This car was originally sold...
This car was originally sold in Canada
For 1989, however, Pontiac dealer literature did not ignore the new, shapely notchback design. An entire page was dedicated to the option, but there was one small snag: production had been abruptly cancelled. A Car Distribution Bulletin, dated August 30th, 1988, states that production had been terminated and that no further orders of the option were to be accepted. All prior orders that contained AA8 were removed by Pontiac, too. The impetus was lost, and Pontiac's efforts to create a unique look for the GTA had only extended to a few hundred instead of a few thousand. When the smoke cleared, the GTA continued on with a strong production run, minus the special rear hatch. GM's production total for '88 is just 718 units, making the notchback GTA extremely rare. This fact was not lost on the Alger family.
Finding This GTA Notchback
For Carl, the GTA notchback is one of the crowning jewels in his family's substantial collection of rare Trans Ams. Carl's obsession with Pontiacs can be traced back to his youth. His father always had cool cars around, which greatly influenced his interests; but it all came together when he turned 16, in the fall of 1986. The family owned a five-speed 305 H.O.-powered '83 Trans Am and decided to pass it down to him. "Pontiacs just seemed to fit," Carl recalls. This was just the beginning, though.
The profile of the notchback...
The profile of the notchback GTA is like no other. The aerodynamic body lines complement the short-deck look and it just seems to fit. John Folden and the rest of the Pontiac design team came up with the final product. Pontiac executives Tom Goad, John Schinella, and Lou Wassel felt the notchback was a very good-looking aesthetic feature, but not everyone agreed-it was either loved or hated among Third-Gen fans.
His parents replaced the T/A with a new '87 Grand National that same year. Carl was captivated by the performance of the GN, so when the marriage of the turbo 3.8L engine and Trans Am body came together in '89, he had to have one. The opportunity came in early 1990 and, sadly, the rare five-speed '84 had to be traded in for the 20th Anniversary Edition. In 1992, he and his father purchased a '69 Ram Air III Trans Am. Many other T/As have been added since then.
For the '88 model year, the choice was clear-the notchback GTA with a digital dash and a five-speed. "If you wait long enough, it will turn up," Carl says. A close eye on eBay rewarded the Algers in 2005 when this outstanding Flame Red Metallic '88 notch turned up in Canada. The kicker came when they found out the low odometer reading-just over 7,000 miles. Despite the low mileage, the owner was asking too much for it. According to Carl, "Third Generation Trans Ams just weren't pulling that kind of money, even if it was rare. We made an offer, but he decided to leave it on eBay." Time ran out on the auction and he threw it back on there. Again, the auction ended. This time, the owner called the Algers to see if their offer was still good. They negotiated a price and Dave drove to Calgary, Canada, to pick it up.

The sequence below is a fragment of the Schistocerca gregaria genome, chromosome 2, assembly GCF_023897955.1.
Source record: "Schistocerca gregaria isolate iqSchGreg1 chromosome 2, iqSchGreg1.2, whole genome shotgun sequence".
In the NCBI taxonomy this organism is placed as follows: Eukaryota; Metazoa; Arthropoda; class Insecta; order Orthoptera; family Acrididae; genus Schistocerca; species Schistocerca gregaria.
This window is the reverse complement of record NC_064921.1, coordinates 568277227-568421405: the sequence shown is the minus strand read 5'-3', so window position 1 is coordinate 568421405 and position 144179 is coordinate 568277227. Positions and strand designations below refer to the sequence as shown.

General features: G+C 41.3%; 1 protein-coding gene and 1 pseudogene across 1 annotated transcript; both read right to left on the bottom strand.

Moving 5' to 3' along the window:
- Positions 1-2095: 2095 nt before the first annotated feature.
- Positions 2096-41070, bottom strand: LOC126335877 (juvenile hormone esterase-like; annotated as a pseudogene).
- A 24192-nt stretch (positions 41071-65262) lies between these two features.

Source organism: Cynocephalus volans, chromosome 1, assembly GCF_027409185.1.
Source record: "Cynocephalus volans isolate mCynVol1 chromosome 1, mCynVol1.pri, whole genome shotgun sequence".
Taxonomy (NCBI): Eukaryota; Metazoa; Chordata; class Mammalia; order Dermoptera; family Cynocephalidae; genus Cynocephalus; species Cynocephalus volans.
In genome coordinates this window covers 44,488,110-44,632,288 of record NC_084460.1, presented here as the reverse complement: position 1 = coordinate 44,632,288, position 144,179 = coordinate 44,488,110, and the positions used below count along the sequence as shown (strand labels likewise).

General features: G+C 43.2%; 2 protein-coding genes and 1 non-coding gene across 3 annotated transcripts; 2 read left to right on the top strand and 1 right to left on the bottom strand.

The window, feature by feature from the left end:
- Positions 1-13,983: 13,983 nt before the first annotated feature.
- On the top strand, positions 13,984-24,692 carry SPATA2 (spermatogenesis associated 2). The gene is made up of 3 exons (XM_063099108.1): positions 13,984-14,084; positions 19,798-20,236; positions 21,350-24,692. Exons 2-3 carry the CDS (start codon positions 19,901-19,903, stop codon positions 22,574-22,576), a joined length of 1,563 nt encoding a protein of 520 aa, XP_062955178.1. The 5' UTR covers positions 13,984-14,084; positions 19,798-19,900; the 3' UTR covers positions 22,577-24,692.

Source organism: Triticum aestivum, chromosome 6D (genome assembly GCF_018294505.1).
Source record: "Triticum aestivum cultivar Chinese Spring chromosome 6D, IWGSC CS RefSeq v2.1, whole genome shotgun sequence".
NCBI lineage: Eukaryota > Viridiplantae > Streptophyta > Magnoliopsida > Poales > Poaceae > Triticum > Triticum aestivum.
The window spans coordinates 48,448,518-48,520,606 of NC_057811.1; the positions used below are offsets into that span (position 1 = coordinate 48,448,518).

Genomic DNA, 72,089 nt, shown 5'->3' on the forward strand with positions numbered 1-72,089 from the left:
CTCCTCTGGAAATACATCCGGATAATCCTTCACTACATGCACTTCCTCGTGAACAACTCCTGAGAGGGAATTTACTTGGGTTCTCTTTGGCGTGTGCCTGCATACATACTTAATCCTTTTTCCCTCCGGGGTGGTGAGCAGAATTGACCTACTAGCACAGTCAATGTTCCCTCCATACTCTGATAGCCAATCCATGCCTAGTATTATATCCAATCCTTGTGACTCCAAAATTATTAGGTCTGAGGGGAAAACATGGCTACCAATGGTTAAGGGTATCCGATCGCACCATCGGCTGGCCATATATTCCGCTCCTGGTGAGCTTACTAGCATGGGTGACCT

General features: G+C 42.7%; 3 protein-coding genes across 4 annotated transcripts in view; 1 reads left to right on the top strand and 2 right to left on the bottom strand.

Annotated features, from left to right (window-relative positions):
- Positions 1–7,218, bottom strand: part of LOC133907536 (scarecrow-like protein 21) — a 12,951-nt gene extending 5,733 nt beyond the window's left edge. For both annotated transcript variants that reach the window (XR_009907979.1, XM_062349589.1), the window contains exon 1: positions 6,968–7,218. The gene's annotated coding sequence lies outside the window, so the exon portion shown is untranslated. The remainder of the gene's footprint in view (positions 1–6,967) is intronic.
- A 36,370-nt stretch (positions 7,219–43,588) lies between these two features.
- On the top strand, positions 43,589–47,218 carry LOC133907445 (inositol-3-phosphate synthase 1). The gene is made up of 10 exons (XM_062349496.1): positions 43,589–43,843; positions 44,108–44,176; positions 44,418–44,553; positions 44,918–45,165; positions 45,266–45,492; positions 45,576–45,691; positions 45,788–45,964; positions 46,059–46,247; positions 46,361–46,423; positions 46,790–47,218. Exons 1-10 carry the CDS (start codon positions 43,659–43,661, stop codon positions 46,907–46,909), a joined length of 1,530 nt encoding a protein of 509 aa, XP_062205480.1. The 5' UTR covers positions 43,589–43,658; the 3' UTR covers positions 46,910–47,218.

"The GTA had been garage-kept and was in excellent condition. It was a little dirty, but well taken care of. The original owner had used it as a weekend car, so the mileage remained low. Interestingly enough, we found out that it was built in April but wasn't sold until October! This rare GTA sat on the lot for about six months," Carl says.
The GTA was a rolling exhibit...
The GTA was a rolling exhibit of GM's '80s cutting-edge technology. From radio controls on the steering wheel to the Buck Rogers-esque digital dash, there were plenty of lights and buttons to keep the driver entertained.
Adding to the scarcity of this Bird is the five-speed manual transmission, which came with a 3.45 rear gear. Only 809 GTAs received this option, but we haven't seen documentation as to how many notchbacks were five-speed cars. The Algers understand and appreciate that they own an extremely rare piece of Pontiac history so they treat it that way. "The most we have ever driven it was during the photo shoot," Carl says.
As the saying goes, a collector never stops collecting, and Carl and Dave Alger have a few more Trans Ams to procure before they complete one of the most robust collections imaginable. "We're always looking for another T/A to add. If it's a year we don't have and it's rare, we will try and pick it up," Carl says. That same philosophy led to the acquisition of this GTA notchback. Ironically, the option that was created to garner attention and distinguish the GTA from the rest of the F-bodies required too much effort to efficiently produce enough cars to get the recognition Pontiac sought. It's a catch-22 that resulted in an ultra-rare and unique Pontiac.
The hatch somewhat resembles...
The hatch somewhat resembles the design seen on early C3 Corvettes. Designers found a way to incorporate those cues and make them work with the shape of the Firebird.
The digital tach made for...
The digital tach made for quite a light show on the dash.
The notchback cars didn't...
The notchback cars didn't use the same rear spoiler as the hatchback T/As and Formulas. Instead, they used the spoiler normally found on standard models.